Fernando Alonso says the Dakar Rally-winning Toyota Hilux he’s sampling in South Africa this week “takes more abuse” than the machines he’s normally used to racing.
The Spaniard, who races for Toyota in the World Endurance Championship, drove the Hilux in the Kalahari desert, 900km away from South Africa’s largest city Johannesburg.
Alonso drove alongside 2009 Dakar winner Giniel de Villiers, who was at the wheel of another 2019-spec Hilux, which won the Dakar this year with Nasser Al-Attiyah.
“I have tried different series and different cars over the past two years and it is an opportunity to try something very different to what I am used to driving,” Alonso said after the test.
“It has been fun. Different, no doubt, but interesting. The car takes a significant amount of abuse, more than I am used to having. But it was a lot of fun.”
Alonso, who will also be testing on Thursday, said he felt more comfortable than he had initially expected.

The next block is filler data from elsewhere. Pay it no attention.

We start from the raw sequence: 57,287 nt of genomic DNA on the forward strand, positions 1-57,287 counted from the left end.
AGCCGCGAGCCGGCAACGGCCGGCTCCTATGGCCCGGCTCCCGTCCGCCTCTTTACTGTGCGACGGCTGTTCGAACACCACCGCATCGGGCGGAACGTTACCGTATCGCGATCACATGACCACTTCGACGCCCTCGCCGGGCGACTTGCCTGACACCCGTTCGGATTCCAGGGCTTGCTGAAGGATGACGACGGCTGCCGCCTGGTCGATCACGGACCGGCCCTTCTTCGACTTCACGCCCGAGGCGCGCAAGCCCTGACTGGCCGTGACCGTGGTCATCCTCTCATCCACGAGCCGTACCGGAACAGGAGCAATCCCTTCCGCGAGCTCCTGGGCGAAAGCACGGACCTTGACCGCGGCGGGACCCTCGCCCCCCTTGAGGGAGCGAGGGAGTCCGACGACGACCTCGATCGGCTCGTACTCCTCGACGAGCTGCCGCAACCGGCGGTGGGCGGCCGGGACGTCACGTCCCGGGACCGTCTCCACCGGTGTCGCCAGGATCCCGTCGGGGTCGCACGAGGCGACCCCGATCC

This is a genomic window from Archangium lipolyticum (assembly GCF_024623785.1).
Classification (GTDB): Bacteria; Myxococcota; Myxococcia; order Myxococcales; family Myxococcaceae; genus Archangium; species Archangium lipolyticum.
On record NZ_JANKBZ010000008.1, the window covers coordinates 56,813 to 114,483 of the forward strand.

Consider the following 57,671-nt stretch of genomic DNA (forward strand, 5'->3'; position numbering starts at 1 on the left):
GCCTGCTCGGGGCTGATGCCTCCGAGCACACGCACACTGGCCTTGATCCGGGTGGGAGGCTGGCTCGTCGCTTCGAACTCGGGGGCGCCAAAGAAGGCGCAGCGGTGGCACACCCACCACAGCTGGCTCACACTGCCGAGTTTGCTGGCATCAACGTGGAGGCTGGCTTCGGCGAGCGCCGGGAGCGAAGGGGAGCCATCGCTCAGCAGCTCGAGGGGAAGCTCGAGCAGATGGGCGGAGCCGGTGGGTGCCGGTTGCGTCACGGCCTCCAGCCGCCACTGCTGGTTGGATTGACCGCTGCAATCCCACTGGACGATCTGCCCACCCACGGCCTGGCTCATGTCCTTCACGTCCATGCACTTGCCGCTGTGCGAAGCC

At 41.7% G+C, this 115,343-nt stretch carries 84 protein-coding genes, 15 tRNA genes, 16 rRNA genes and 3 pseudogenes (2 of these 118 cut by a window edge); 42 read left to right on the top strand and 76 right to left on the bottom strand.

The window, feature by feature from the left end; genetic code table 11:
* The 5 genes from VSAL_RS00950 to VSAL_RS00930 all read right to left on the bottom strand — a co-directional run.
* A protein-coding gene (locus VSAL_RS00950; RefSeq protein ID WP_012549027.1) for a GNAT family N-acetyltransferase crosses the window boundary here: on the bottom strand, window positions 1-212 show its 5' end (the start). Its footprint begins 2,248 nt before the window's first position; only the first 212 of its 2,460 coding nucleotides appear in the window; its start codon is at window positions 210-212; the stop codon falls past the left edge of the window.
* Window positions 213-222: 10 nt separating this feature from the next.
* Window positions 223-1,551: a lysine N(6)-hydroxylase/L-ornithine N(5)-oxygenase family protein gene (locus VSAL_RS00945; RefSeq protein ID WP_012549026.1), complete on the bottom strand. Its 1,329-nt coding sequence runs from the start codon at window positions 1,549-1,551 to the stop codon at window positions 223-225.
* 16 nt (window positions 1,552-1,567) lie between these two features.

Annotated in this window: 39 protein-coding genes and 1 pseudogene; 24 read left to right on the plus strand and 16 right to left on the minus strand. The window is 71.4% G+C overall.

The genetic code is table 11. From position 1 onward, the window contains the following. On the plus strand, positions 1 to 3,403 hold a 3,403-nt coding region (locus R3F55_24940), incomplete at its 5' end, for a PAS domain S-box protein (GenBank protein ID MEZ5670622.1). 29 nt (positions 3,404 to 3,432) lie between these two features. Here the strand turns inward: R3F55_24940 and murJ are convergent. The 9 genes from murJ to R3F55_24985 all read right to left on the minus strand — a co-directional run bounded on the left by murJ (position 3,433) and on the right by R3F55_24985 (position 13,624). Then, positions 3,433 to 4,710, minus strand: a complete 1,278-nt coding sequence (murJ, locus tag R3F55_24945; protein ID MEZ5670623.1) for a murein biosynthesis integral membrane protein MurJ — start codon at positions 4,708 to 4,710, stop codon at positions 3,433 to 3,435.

“Everything is very different,” he added. “The bumps are complicated to read, to judge their height and how fast you have to drive over them.
“The car is going well, with good grip, balance, power and braking. Everything feels incredible.
“It’s still the first few minutes in the car, but I feel comfortable, more than I probably thought, despite the heat inside.”
Toyota team manager Glyn Hall admitted the team was under “a lot of stress” to get everything right for Alonso ahead of his first run in Dakar machinery.
“You do not have a double F1 world champion usually in your car on a stage like this,” said Hall.
“There has been a lot of stress on our part because we wanted everything to go perfect and it’s a very special day.”
De Villiers added: “We are in the Kalahari desert and it is not the place where you would expect to see an F1 champion in a normal way.
“It’s great that Fernando came here with us to try the Hilux. It is the best way to try something so different for him and so new.
“It’s a matter of getting used to the terrain, reading the jumps, the dunes, everything you’re not used to.”